VICCO, the Rs 700-crore ‘Sampoorna Swadeshi’ brand born in a Mumbai kitchen
Who doesn’t know the VICCO jingle from way back when, when life seemed simpler? This now ubiquitous brand won the hearts and trust of consumers across the country, and the brand is still a favourite across generations.
A complete Swadeshi brand
VICCO, which stands for Vishnu Industrial Chemicals Company, was founded in 1952 to provide chemical-free, therapeutic tooth powder. It was founded by Keshav Pendharkar, who maintained a grocery store and managed a range of small companies in Bandra and other districts of Mumbai during his early career. He saw allopathic medicines and cosmetics such as Ponds, Nivea, and Afghan Snow make inroads into the market.
Sanjeev Mukesh Agrawal, whose grandpa studied ayurvedic scriptures with the help of his brother-in-law, invented VICCO toothpaste. VICCO Vajradanti tooth powder was the company’s first product, and it was created entirely of herbs that cleaned teeth and strengthened gums. In the 1950s, fluoride toothpaste was linked to health problems in children, such as dental fluorosis.
VICCO was the first and only Swadeshi product to compete with cosmetic items in the toothpaste and vanishing cream categories in the Indian market. Sanjeev claims that his grandfather honed his marketing skills by knocking on doors to meet possible buyers. ‘I’m not offering you what you want, but what you need,’ he adds, recalling his grandfather’s words to clients.
Keshav launched VICCO Vajradanti after deciding to turn toothpowder into toothpaste. The product was put in place after seven years of R&D and dealing with tube container difficulties. Gajanan, his son, had graduated from pharmacy school by that time, and he was entrusted with the responsibility.
The VICCO Turmeric Ayurvedic cream promoted turmeric’s therapeutic benefits. However, the product was yellow, rather than the usual dazzling white creams on the market. Keshav modified the marketing strategy by promoting it as a product that promised healthy and bright skin in commercials. The corporation has succeeded in breaking into overseas markets by selling its products in 35 countries, including the United States.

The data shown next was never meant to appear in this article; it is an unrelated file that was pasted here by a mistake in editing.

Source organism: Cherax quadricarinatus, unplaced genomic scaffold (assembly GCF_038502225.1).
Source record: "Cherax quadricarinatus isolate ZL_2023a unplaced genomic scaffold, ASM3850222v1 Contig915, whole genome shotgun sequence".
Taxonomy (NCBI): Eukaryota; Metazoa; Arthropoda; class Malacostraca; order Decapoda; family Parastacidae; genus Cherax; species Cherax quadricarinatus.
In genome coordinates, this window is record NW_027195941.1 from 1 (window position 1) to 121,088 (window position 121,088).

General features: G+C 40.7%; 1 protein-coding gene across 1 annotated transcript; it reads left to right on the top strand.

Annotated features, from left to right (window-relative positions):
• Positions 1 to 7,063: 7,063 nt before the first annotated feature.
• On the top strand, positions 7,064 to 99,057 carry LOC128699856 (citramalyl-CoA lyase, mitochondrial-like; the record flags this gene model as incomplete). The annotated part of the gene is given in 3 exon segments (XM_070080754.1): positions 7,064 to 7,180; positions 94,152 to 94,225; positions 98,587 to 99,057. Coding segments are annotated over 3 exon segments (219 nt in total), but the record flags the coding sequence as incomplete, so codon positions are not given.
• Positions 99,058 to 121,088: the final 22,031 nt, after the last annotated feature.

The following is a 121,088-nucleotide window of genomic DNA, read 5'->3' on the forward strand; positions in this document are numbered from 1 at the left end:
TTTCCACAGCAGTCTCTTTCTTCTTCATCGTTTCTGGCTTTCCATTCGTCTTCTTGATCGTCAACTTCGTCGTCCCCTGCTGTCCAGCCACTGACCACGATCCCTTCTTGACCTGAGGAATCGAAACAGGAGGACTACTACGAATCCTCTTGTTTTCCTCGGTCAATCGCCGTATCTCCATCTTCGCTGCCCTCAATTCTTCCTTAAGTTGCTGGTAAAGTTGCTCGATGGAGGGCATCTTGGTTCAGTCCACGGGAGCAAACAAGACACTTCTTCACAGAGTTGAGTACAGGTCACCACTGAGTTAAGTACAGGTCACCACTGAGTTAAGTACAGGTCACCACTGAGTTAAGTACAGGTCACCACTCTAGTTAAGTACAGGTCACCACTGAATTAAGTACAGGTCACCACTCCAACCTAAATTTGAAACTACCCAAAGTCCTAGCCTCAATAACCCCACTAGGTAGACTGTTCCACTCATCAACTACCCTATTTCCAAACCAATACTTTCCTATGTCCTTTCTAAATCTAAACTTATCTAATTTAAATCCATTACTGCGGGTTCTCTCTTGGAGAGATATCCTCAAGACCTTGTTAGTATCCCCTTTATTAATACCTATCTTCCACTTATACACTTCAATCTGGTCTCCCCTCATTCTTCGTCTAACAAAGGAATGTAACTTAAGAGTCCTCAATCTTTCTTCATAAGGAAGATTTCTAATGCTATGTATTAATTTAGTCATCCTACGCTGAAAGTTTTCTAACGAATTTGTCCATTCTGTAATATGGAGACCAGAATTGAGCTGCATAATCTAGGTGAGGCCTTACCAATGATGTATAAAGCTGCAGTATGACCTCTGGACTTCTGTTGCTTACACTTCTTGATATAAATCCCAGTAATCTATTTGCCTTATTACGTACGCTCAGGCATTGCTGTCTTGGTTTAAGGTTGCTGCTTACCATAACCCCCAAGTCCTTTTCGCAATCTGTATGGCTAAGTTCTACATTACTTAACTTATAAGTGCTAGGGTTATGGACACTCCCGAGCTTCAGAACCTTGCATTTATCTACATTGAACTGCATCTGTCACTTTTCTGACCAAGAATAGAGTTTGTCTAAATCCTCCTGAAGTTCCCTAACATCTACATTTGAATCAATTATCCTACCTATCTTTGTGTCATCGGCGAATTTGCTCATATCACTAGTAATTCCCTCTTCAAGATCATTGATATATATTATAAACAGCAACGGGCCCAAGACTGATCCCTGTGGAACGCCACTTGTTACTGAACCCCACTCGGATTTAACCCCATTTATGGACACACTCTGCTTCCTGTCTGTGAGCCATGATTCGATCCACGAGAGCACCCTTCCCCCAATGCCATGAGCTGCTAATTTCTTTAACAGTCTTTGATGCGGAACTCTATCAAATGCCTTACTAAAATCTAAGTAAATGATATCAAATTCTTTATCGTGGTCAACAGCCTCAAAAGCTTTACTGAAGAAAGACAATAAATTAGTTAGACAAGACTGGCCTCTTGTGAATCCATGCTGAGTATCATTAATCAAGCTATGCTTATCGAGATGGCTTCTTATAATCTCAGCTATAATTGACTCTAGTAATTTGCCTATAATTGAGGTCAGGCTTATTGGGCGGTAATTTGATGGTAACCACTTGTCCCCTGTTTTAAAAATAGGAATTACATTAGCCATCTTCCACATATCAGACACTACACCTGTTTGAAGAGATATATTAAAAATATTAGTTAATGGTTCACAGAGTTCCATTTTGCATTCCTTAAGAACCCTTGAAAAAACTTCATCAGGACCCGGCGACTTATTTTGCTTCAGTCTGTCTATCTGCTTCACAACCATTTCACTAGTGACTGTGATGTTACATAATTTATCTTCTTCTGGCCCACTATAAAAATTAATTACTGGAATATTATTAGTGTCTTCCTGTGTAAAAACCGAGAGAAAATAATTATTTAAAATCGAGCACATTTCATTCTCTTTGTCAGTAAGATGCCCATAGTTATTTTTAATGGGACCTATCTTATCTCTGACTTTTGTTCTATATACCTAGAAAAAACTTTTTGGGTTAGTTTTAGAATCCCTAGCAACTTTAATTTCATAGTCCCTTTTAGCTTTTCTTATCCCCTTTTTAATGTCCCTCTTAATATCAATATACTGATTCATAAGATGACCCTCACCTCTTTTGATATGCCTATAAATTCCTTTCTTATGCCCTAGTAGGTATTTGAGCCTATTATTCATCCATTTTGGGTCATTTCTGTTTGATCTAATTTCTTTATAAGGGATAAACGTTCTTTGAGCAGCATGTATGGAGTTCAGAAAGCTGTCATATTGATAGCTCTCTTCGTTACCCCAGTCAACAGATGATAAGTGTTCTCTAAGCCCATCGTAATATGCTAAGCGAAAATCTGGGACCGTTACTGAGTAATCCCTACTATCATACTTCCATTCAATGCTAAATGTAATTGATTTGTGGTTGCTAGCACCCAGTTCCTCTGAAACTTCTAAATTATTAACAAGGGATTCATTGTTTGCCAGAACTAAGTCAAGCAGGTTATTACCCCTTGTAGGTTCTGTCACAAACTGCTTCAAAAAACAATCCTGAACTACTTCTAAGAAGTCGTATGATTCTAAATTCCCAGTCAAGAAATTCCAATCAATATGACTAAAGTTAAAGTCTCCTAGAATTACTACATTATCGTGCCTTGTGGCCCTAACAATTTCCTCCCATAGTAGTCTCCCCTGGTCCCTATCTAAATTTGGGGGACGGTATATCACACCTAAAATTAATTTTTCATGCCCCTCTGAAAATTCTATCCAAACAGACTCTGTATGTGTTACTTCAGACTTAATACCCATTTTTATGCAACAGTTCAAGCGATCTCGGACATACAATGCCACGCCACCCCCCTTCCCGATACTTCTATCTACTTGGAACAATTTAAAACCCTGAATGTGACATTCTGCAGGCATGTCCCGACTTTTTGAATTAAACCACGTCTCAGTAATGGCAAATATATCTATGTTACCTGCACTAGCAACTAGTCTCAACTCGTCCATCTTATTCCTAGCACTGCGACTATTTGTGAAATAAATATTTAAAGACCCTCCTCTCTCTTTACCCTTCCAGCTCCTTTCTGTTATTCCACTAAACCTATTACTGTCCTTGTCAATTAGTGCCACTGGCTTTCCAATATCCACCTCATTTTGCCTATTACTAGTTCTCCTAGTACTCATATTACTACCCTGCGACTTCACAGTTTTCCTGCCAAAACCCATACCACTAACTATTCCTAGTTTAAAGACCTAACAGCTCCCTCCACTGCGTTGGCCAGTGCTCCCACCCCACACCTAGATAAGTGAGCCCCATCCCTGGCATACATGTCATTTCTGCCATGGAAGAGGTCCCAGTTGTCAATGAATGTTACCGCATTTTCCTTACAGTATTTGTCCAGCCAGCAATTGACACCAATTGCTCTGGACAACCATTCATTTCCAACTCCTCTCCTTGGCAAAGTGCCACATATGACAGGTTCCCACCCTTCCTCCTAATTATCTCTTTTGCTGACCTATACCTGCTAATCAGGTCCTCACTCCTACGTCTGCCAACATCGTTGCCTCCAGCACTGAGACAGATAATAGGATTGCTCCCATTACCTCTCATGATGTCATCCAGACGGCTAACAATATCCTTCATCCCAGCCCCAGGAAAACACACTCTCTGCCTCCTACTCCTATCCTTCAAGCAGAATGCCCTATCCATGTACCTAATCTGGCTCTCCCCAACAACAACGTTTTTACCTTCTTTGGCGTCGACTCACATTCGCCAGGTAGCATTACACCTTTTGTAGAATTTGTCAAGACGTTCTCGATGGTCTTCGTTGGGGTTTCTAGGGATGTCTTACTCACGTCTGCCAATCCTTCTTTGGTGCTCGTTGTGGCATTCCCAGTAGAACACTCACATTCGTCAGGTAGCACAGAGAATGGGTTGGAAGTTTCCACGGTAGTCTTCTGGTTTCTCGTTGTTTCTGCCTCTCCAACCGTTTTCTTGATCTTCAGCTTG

‘Way ahead of its time’
The Central Excise Department argued that VICCO’s products were not ayurvedic medicines in 1978 and assessed taxes on the company under the cosmetic category. The firm battled decades of litigation in civil courts, including the Bombay High Court and the Supreme Court, with lower courts siding with them. The case was dismissed by the Supreme Court in 2003, but the matter was reinstated in 2007 when the court settled the discussion.
With their memorable jingles, VICCO commercials ruled the public sentiments. In 2019, the business also signed Alia Bhatt for a commercial aimed at millennials, with a modern take on the iconic jingle. For healthy teeth and gums, almost every home of the generation relied on VICCO Vajradanti.
Seven decades later, the Rs 700 crore strong company is still governed by a family, with five brothers playing key roles in company strategy, sales, product launches, export, expansion plans, and other key choices. “There are no shortcuts,” Sanjeev concludes, “and one must put skin in the game and push limitations.”